Saturday, May 30, 2009

Books suck

Why are bookshops always going out of business? Don't worry. This is going to be the short version. Because books suck. You're waiting for us to qualify that statement, but we mean it. Like the fat tick under the puppy's ear. Books suck.

They're parasitic. They inspire fierce protective instincts in those who have been bitten by them and fierce indifference in those who have not. And the faithful are intensely devoted. So much so that we give over huge chunks of our free time and money- and in the case of the most unlucky (those who seek to make a living from the things)- every drop of our soul juice. Somehow convinced of the greatness pent up in these lumps of rotting wood mush, we sign away our very soul juice. In other words, books make you stupid.

We risk our livelihood, our capital, our very future on these dead, dead objects- objects which require fully-developed human minds (rarest commodity in the universe?) to reclaim even the tiniest amount of the effort that went into making the fucking things. Does that sound like sanity?

Bookshops are always going out of business because the basic concept is flawed. Trying to sell a product that mocks you if you haven't read it, demands all your concentration if you try, and provides dubious rewards if consumed... yeah, that's smart.

It's like trying to sell a diet pill shaped like Marilyn Monroe that may make you fatter, may make you thinner, but definitely will give you the runs. Or something like that. Or maybe it's like selling a teddy bear that stabs you with hidden knives when you try to cuddle it. A stabby bear. Except not even as cool as a stabby bear.

Einstein read a lot of books. Look where that got him. Dead. Just like he would have been anyway. Oh. And his brain is in, like, 55,000 slices at Princeton. Learn from the example.

Porn. Porn is much better. You'll still end up dead, but, wow, books vs. porn? Are you kidding? Bambi vs. Godzilla? And have you played Super Halo Mario Gear? How can we compete with Super Halo Mario Gear? So screw books. They suck. Goddamn low-profit-margin pieces of crap!

Now get your asses down here and buy an armload, because stupid loves company. And if you don't we'll be both stupid and broke.


This week:

All items mentioned below are first come, first serve. If you want something, let us know post-haste (because they're also for sale on the interweb)! All new items sell for cover price, used items as marked. Sadly, trade credit cannot be used for new items.

Our books are always searchable via ABEbooks.


Loading Mercury with a Pitchfork
, Richard Brautigan.
(Paperback, out of print)

His third book of poetry. Brautigan would go on to write six more. His collected works totaled more than twenty volumes of short stories, novels, novellas, poems, and miscellaneous prose. At the age of 49, he stopped writing entirely to concentrate on film direction, winning the Jury Prize at Cannes in 1989 with his masterpiece, "Two Crows, Out of Sequence." Compared variously to Terrence Malick, Andrei Tarkovsky, and Yasujiro Ozu, his films are credited with reshaping the landscape of American cinema. He died in 2006, at the age of... Oh, sorry, that's the Richard Brautigan of Earth 12-D. The Richard Brautigan of THIS reality shot himself in the head in 1984. He was not a well man. Sorry for any confusion. "Two Crows" is magnificent, if you're ever on Earth 12-D.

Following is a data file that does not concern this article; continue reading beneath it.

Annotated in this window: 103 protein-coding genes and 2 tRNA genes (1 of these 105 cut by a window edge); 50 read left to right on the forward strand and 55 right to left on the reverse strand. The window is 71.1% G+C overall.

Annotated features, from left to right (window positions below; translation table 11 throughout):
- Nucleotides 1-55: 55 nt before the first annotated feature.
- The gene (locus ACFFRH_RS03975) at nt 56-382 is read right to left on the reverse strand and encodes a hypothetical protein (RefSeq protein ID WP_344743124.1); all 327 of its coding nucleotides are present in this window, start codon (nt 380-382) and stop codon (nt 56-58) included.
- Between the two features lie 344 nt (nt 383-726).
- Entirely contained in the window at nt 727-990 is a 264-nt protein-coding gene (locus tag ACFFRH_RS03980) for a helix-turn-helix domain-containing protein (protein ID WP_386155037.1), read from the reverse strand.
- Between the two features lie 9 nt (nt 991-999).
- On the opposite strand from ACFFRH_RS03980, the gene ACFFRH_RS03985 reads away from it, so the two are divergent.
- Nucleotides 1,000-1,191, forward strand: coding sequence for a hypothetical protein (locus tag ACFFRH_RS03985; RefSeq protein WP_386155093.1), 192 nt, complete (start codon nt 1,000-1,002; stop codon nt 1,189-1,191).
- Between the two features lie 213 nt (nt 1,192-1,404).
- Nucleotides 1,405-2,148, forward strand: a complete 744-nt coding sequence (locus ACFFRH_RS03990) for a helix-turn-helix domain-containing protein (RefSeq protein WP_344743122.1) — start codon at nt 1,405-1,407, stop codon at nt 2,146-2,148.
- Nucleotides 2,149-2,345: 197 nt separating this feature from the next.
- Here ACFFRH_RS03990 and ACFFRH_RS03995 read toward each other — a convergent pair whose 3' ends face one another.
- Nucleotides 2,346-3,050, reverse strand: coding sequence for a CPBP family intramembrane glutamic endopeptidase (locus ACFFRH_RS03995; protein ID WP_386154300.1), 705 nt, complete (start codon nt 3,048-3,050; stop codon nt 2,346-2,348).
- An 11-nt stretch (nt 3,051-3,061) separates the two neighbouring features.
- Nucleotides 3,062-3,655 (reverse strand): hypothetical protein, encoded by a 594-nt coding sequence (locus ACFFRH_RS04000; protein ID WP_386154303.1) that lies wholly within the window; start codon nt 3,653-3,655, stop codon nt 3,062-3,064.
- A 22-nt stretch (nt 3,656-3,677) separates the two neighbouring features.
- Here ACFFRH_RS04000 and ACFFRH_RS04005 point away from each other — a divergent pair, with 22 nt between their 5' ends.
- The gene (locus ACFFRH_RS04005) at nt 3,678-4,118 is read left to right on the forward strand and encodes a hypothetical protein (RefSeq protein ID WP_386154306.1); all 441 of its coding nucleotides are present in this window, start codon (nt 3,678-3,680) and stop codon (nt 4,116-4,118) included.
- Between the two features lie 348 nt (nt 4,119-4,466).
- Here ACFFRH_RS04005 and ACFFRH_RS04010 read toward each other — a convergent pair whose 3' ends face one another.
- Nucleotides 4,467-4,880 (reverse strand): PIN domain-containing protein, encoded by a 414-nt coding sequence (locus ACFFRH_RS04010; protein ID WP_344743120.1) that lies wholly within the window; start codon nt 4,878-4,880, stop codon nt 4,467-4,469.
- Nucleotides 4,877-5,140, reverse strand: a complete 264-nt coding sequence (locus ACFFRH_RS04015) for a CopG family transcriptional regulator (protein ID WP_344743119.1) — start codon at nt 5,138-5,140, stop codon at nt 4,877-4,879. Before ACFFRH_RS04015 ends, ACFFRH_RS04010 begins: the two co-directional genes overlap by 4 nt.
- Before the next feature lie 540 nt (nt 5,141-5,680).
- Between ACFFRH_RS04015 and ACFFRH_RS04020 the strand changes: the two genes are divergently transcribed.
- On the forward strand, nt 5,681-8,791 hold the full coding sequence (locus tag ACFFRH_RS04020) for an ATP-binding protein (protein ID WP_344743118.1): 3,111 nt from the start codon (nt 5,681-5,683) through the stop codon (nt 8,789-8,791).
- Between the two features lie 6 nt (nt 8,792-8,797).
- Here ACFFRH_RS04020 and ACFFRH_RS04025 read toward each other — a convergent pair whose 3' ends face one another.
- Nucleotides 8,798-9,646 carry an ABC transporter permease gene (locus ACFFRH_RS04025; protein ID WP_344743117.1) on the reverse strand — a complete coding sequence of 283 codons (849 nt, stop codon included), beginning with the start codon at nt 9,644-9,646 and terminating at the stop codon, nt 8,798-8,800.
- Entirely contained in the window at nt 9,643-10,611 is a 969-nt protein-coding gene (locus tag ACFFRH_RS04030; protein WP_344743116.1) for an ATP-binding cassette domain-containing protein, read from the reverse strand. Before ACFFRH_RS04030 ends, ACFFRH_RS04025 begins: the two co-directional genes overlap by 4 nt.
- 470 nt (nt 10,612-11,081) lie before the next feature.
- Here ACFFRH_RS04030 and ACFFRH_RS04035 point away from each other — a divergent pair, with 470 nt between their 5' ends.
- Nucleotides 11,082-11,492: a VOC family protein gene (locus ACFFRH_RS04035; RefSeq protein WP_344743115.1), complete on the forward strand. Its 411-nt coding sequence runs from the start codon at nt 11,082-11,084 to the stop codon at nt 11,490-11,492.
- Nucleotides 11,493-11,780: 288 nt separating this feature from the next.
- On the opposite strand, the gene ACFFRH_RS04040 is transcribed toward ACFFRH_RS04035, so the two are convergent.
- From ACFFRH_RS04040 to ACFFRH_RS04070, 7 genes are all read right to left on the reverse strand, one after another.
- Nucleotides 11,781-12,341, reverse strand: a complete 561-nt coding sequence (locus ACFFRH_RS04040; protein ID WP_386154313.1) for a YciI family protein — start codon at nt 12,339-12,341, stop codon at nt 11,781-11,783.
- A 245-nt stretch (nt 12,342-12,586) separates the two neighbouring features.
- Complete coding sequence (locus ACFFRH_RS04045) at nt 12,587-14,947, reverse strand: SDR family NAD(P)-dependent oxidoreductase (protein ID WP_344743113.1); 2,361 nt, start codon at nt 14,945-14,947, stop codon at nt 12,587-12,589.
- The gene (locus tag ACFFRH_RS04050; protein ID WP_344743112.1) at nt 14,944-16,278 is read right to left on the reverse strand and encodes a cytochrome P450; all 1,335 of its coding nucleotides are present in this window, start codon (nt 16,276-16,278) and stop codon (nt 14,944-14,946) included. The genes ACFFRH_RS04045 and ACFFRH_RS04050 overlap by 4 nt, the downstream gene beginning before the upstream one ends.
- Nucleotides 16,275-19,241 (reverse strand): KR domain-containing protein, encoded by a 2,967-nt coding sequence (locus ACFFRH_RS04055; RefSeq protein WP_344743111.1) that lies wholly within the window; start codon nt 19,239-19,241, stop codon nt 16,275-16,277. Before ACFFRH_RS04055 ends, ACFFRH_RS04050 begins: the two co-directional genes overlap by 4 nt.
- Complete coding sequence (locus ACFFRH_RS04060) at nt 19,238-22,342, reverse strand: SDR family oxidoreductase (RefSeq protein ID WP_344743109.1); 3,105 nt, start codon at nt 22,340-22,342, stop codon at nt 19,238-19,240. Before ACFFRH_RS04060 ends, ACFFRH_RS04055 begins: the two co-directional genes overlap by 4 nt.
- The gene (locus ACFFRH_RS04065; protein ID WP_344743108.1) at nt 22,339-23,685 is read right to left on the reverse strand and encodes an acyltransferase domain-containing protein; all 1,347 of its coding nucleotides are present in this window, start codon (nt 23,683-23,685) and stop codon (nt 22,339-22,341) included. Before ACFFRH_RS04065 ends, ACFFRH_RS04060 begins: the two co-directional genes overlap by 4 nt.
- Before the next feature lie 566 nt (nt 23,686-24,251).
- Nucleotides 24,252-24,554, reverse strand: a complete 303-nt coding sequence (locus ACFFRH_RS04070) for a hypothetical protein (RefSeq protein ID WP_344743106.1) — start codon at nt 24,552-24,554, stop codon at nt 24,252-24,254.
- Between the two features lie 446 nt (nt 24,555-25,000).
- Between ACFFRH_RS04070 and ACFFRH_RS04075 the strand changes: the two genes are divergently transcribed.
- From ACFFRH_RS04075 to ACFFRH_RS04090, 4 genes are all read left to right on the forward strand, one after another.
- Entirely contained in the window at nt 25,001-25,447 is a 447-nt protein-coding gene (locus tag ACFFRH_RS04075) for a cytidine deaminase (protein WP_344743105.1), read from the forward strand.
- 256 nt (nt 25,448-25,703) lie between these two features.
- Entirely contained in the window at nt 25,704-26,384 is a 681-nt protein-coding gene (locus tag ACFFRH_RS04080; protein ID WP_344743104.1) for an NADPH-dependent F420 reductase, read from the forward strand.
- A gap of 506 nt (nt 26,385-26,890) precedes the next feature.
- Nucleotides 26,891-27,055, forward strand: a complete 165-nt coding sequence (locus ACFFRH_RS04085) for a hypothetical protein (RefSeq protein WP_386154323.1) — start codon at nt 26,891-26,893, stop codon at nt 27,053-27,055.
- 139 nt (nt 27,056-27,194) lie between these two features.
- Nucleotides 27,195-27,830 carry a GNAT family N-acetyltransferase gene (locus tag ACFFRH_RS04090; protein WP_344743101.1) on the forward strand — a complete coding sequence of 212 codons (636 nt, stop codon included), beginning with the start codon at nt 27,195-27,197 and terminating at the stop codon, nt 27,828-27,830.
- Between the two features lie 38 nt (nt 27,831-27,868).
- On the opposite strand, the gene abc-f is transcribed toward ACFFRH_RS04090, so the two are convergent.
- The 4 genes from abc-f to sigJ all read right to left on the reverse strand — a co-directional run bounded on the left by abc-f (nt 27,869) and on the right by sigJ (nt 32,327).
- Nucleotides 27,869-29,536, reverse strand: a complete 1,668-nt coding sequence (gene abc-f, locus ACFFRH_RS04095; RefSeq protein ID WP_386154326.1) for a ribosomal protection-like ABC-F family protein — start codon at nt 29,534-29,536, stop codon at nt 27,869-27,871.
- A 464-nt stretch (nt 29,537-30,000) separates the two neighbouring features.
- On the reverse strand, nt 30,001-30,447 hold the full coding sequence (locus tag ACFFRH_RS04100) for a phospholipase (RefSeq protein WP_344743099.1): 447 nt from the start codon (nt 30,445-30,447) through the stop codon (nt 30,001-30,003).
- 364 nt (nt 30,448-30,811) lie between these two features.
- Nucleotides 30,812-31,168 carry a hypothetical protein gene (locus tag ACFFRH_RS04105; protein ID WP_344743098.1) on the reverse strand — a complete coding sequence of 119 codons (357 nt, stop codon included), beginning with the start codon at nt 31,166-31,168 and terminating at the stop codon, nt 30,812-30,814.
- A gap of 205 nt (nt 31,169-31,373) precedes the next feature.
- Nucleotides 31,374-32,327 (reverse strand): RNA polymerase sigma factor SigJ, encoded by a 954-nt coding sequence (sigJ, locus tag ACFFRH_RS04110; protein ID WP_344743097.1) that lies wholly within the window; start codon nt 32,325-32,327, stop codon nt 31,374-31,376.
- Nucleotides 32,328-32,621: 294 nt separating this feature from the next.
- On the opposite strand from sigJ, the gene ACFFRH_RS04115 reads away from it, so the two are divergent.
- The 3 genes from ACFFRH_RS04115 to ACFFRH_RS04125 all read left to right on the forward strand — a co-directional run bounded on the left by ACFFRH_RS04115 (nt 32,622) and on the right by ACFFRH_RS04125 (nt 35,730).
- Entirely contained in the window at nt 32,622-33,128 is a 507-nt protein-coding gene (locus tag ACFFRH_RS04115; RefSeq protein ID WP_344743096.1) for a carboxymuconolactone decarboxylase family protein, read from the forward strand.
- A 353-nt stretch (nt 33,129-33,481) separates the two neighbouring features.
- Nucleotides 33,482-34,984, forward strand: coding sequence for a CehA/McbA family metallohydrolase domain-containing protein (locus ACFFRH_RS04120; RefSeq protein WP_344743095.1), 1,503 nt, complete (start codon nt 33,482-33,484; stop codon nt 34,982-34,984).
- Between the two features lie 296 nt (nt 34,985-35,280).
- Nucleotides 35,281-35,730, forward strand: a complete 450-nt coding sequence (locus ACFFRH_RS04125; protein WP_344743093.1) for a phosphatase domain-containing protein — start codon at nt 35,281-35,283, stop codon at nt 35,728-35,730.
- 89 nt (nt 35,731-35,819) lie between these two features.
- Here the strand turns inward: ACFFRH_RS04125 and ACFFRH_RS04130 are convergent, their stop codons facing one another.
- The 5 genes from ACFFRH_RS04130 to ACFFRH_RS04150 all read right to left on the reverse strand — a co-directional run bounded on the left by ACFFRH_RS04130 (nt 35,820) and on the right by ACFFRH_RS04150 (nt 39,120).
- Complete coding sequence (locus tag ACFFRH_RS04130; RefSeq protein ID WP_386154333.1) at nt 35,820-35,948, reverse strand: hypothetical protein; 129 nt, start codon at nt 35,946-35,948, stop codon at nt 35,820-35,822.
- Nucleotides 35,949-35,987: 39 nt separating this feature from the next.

($12) [Sold]


Squeeze Play, Paul Benjamin (Paul Auster).
(Paperback, out of print)

Paul Auster's first novel, written pseudonymously. He now no longer acknowledges the book and when asked to sign it at readings reacts violently. Legend has it, he attacked one fan with a dose of deep ennui laden with overtones of inadequacy and intimations of his own mortality. It wasn't pretty.



Dust Covers: The Collected Sandman Covers, 1989-1997
Dave McKean and Neil Gaiman.
(Hardcover, out of print)

In every newsletter, there's usually at least one book we describe seriously (or as seriously as we are able), often because we deeply admire the work contained therein. This is not such a book. And not because Mr. McKean lacks talent. He is, in fact, a sickly, deliriously talented painter. However, he uses photoshop as a crutch at virtually every opportunity, and this is unforgivable. So he is not deeply admired round these parts. But this IS our serious review.



Home Tanning Leather & Small Fur Skins
, F.P. Veitch, et al.
(Stapled pamphlet, out of print)

Ever stroked a little bunny rabbit's soft, soft fur? Ever wished you could take that experience home with you but didn't know how?



Japanese Homes and their Surroundings, Edward S. Morse.

Reprint of the 1886 edition. There is no chapter on chairs. Tables, check. Beds, check. Porches, hearths, cushions. Check, check, check. Hello! Japanese people! There are chairs!

($9.50) [Sold]


Worm Therapy


Gummi Bear Surgery


Everything's turning into a pile of shit.

Except this.


Bambi vs. Godzilla


# of weeks since Spine and Crown inception: 186

# of weeks since inception that no mention of Spine and Crown has appeared in the print edition of The Stranger: 186


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